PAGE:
Orpheus was born in a cave in Thrace, a region of Northern Greece. His parents were Oiagros, king of Thrace, and most likely the Muse Calliope. His brother was Linus, the music teacher of the strong hero Heracles.
Orpheus became famous in Ancient Greece through his poetry and music. According to the ancient poet Pindar, Orpheus was the "Father of Songs."
Orpheus' teacher was Apollo, the god of music, who made him sing so enchantingly on his lyre that he could move rocks and trees. Some say Orpheus invented the guitar and also the mysteries of Dionysus.
In addition, Orpheus became famous because he participated as one of the Argonauts in the search for the Golden Fleece.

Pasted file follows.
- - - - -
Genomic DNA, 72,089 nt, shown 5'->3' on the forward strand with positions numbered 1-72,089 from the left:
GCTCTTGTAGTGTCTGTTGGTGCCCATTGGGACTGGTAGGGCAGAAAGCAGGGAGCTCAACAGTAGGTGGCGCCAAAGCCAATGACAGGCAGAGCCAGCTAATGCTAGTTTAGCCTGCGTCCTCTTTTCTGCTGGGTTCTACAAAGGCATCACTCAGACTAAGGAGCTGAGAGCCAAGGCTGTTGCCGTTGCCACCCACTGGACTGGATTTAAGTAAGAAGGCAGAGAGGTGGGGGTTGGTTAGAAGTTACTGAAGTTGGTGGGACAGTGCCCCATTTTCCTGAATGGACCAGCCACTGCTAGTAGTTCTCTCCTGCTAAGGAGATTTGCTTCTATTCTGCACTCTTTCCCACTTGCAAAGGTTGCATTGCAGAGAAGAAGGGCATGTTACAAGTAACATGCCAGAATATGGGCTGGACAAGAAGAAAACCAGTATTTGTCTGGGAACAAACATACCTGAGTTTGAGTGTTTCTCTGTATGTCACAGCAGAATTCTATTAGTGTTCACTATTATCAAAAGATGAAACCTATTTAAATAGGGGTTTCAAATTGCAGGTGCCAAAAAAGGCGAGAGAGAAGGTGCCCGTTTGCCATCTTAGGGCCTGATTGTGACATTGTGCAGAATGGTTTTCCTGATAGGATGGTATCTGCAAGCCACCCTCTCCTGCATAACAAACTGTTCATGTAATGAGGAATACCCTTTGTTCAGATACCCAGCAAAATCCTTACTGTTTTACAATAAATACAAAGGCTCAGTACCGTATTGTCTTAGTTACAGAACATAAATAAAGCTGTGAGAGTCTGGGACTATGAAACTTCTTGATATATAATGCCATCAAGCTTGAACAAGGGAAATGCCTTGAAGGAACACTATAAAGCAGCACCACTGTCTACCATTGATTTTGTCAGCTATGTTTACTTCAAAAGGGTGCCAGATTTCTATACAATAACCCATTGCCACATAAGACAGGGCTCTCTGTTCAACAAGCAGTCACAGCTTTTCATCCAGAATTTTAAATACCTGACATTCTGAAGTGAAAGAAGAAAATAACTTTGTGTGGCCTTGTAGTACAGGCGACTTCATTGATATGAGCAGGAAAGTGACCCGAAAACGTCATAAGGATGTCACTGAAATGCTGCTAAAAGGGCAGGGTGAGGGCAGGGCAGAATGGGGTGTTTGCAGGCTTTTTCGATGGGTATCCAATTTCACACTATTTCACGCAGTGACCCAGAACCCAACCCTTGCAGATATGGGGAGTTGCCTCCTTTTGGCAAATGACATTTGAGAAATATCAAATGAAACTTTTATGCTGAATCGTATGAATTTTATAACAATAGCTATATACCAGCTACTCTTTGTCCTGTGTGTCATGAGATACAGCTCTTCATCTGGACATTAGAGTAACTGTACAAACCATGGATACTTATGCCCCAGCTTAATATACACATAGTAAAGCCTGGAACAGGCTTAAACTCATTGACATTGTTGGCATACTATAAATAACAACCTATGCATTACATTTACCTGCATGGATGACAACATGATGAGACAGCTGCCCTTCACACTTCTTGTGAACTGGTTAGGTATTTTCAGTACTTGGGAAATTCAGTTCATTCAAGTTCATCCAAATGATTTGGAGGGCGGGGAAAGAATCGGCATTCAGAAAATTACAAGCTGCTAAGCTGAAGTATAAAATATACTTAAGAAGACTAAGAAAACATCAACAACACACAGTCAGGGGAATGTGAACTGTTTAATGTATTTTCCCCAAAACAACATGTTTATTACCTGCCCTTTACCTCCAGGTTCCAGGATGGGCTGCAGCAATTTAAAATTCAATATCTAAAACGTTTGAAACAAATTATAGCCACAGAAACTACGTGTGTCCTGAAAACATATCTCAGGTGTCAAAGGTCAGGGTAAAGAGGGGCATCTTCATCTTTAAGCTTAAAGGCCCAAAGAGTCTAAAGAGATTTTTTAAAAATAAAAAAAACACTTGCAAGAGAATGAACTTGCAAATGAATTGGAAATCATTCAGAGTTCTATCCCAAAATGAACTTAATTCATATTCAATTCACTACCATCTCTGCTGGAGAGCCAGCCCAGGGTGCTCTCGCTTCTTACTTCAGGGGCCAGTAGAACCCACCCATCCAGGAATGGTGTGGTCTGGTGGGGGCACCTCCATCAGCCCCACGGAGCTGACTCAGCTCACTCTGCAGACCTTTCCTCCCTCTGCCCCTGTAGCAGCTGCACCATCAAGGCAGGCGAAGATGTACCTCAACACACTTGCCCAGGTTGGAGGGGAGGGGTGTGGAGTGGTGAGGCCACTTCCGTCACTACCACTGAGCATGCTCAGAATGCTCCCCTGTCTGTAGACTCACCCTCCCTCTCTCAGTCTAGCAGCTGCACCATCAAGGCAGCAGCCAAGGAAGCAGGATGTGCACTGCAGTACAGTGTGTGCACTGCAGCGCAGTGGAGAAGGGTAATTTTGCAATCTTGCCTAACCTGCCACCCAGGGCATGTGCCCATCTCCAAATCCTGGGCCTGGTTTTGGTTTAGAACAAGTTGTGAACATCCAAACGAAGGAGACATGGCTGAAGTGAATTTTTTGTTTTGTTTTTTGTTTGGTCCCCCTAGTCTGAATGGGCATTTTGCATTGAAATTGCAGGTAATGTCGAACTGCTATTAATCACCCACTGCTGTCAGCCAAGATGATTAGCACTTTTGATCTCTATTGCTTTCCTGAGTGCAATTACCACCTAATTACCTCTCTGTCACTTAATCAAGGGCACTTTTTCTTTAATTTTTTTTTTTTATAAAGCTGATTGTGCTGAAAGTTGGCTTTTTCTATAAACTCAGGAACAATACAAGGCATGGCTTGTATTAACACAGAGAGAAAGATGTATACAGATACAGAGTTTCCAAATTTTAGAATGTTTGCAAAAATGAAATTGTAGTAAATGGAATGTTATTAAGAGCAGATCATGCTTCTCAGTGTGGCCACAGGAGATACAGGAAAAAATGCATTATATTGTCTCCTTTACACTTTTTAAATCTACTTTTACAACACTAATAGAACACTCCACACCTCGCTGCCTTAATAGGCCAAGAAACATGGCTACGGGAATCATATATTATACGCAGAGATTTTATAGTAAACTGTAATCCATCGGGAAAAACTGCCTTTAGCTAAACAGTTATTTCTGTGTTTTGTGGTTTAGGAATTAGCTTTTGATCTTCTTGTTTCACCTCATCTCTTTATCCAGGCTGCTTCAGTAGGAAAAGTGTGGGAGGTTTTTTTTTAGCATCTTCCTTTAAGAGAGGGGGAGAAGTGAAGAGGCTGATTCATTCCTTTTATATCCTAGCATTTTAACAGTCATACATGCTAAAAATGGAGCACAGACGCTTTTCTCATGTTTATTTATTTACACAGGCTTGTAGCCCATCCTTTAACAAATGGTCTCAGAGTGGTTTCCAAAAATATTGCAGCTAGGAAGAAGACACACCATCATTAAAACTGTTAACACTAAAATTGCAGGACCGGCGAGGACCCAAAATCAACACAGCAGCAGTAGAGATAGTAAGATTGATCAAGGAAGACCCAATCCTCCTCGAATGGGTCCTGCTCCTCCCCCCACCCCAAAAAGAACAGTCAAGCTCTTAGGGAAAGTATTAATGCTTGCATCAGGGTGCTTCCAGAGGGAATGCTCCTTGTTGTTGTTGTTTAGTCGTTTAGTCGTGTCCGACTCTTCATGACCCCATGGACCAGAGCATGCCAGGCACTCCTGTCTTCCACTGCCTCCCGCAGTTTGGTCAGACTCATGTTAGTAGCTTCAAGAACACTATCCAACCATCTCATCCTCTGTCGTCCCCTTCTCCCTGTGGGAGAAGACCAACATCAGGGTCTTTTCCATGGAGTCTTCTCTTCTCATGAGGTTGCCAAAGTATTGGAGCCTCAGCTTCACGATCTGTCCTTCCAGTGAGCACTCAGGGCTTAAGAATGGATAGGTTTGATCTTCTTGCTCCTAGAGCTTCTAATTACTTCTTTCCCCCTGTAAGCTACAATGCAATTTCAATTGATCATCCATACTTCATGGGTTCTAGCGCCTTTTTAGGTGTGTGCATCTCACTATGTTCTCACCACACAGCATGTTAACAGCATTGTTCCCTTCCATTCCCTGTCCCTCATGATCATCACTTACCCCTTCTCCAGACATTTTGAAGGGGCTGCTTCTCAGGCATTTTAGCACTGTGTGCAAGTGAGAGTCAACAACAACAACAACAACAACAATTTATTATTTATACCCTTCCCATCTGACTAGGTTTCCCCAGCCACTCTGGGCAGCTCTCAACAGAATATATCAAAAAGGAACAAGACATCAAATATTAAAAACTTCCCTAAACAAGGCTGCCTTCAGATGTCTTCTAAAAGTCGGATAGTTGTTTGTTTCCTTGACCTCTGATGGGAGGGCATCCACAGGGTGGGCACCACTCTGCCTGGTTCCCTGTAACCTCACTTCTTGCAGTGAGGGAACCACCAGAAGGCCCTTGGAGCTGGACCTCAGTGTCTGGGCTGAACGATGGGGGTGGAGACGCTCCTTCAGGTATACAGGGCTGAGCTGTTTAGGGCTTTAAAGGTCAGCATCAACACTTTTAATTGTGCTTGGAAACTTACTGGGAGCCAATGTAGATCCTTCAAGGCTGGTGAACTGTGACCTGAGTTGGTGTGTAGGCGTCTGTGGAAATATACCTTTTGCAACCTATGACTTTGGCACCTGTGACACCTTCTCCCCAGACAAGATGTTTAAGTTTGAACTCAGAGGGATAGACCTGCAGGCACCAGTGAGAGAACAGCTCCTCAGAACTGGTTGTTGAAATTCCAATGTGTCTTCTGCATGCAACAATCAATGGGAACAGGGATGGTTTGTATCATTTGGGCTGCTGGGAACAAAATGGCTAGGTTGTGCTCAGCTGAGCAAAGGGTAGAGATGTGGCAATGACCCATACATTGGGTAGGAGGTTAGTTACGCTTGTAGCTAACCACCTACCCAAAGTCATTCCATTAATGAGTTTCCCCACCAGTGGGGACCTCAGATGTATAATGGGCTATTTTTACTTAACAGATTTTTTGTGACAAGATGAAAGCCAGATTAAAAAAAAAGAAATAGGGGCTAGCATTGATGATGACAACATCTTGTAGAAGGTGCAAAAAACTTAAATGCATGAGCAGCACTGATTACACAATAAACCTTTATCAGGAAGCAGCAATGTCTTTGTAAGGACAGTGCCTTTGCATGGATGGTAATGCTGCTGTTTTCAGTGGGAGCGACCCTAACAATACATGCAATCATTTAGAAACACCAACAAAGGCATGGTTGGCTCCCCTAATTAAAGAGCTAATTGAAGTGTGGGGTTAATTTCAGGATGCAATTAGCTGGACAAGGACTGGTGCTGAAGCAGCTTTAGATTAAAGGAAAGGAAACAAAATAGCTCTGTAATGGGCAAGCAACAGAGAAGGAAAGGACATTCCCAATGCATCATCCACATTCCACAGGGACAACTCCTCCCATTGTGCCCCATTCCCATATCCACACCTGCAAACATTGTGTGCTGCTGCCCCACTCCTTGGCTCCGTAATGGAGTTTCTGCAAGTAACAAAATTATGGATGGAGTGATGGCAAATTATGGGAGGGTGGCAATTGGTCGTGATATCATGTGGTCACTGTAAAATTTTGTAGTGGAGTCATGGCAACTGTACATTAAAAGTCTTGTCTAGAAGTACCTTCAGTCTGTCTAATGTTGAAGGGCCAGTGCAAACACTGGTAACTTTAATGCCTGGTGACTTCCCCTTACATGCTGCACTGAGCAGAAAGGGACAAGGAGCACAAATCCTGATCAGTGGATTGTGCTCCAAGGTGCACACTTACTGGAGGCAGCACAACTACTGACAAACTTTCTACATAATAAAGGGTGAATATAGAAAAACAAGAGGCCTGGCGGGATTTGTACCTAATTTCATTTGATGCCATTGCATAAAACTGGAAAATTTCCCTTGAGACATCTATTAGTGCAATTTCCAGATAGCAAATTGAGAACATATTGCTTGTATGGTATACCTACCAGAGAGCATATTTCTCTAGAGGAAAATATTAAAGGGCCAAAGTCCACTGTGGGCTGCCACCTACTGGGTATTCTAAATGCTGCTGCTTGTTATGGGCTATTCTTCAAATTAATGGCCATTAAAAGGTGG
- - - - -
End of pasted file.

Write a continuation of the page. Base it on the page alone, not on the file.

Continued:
When his wife Eurydice died of a snakebite, Orpheus descended to the underworld to persuade Hades, the king of the underworld, to send her back to earth. Hades gave his word to do so, on one condition: Orpheus was not to look back on the way up until he arrived.
But Orpheus disobeyed, and when he turned around, he caught a glimpse of his beautiful wife to see if she was indeed following him.
Three years after losing his wife Eurydice, Orpheus was killed by the Maenads, the Nymphs of Dionysus, angered that Orpheus ignored their love. First they tried pelted him with sticks and stones, but his music was so beautiful that even the stones and branches refused to hit him. Enraged, the Maenads tore him to pieces in their fury.
Orpheus was buried in the region of Pieria in Macedonia, Northern Greece.
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